Small business owners always seem to be very busy running their company but simply running a company is not a sure way to success or growth. The company may be profitable but do you know which parts are the most profitable? And do you know which parts are not profitable? Some people would argue that as long as it is profitable that’s all that matters but if you want your business to grow you need to have a sound grasp of where profits are high and conversely where costs are high. Because in areas where profit is low and/or costs are high you are missing out on opportunities for growth, or, worse, will focus growth efforts in the wrong part of the business.
As a small business owner do you know the profit margin on every product or service that you supply or provide? This is not particularly difficult for product-based businesses but can be notoriously difficult to ascertain in service-based businesses, which can have hidden costs that significantly reduce the actual profits versus the perceived profits. Properly tracking time spent and accounting for it is vital to understand where profits are really generated in a service-based business.
But if you grasp the financial details of your business you will be able to make more informed judgements about how to increase profits and/or reduce costs. All small business owners should review your accounts on a regular basis not just at the end of the financial year. The business owner is in a much better position to come up with ideas for growth and cost-savings than an accountant who may not have a close relationship with how the business actually functions day-to-day.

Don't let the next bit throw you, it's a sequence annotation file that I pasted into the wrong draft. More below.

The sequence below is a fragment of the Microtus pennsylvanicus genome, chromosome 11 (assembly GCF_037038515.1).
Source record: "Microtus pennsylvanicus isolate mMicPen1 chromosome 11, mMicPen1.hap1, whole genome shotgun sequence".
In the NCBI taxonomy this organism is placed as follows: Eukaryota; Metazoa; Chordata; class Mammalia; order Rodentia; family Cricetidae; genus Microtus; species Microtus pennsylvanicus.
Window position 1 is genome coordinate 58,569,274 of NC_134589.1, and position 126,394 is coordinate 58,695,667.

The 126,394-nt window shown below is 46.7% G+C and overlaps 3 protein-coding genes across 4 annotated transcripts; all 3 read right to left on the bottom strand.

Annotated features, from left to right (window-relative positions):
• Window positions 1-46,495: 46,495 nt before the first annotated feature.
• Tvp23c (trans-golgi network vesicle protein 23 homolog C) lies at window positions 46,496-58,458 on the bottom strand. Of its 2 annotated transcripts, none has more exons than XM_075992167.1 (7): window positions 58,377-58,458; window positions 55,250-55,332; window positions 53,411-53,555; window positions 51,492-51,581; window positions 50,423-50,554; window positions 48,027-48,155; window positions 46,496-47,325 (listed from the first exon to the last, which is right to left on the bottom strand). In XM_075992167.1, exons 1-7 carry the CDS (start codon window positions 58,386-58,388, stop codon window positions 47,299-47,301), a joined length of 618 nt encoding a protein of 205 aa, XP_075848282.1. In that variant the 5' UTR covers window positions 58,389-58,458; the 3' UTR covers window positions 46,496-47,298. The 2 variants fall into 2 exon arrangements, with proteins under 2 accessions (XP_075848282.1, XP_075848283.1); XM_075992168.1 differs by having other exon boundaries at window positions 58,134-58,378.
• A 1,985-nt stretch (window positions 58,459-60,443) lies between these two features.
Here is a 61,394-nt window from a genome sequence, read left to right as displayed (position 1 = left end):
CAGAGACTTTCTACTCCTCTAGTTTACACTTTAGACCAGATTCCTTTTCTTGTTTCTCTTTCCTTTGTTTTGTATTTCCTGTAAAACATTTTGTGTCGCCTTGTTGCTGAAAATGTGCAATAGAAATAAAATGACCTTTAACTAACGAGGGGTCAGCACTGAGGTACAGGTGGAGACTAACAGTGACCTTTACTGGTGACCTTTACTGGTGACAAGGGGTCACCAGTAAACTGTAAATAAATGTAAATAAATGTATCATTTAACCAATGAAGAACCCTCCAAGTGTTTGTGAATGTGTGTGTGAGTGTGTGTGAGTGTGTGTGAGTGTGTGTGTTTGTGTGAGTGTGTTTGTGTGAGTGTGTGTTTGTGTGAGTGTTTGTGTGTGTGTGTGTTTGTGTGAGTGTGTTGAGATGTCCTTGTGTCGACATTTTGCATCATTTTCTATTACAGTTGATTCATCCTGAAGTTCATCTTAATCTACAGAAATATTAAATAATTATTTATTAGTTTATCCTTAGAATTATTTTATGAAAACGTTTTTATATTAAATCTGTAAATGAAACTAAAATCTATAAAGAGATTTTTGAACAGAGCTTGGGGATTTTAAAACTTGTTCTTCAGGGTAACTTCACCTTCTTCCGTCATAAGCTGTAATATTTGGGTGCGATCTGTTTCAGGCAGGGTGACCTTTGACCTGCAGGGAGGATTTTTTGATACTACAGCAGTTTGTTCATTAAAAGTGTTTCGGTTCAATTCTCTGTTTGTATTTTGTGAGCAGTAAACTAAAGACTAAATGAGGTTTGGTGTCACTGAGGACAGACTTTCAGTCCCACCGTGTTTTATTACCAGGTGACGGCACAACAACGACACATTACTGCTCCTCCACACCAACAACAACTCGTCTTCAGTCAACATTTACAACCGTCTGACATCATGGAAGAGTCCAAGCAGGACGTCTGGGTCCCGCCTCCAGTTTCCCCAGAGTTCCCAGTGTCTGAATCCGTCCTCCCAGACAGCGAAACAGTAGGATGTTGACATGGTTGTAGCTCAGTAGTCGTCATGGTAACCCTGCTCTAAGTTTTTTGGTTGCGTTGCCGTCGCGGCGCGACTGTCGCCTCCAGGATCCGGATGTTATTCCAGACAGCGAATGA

If you are planning to grow your business by obtaining additional finance be absolutely certain that you are investing in the right area of your business. Assign the additional funding to specific targets for growth and don’t just throw it into a general business pot. Remember there are alternative types of loans that can help you raise business funding and finance such as provident loans.
When making decision about where to allocate additional investment money make sure you take account of seasonal high or low periods. Seasonal businesses should always look for products or services to sell in the low season and not just rely on high season profits to carry them through the year. For instance, a seaside hotel could offer themed winter breaks such as cookery courses or musical events.
A detailed analysis of the up-to-date profit and loss account of any business will always offer up ideas for improvements to the finance-savvy business owner so don’t assume these accounts are best left to an accountant; they can provide a wealth of data that could reveal new opportunities for growth. And it is the business owner who is best placed to generate new ideas for growing the business or making the existing business more profitable, not the accountant.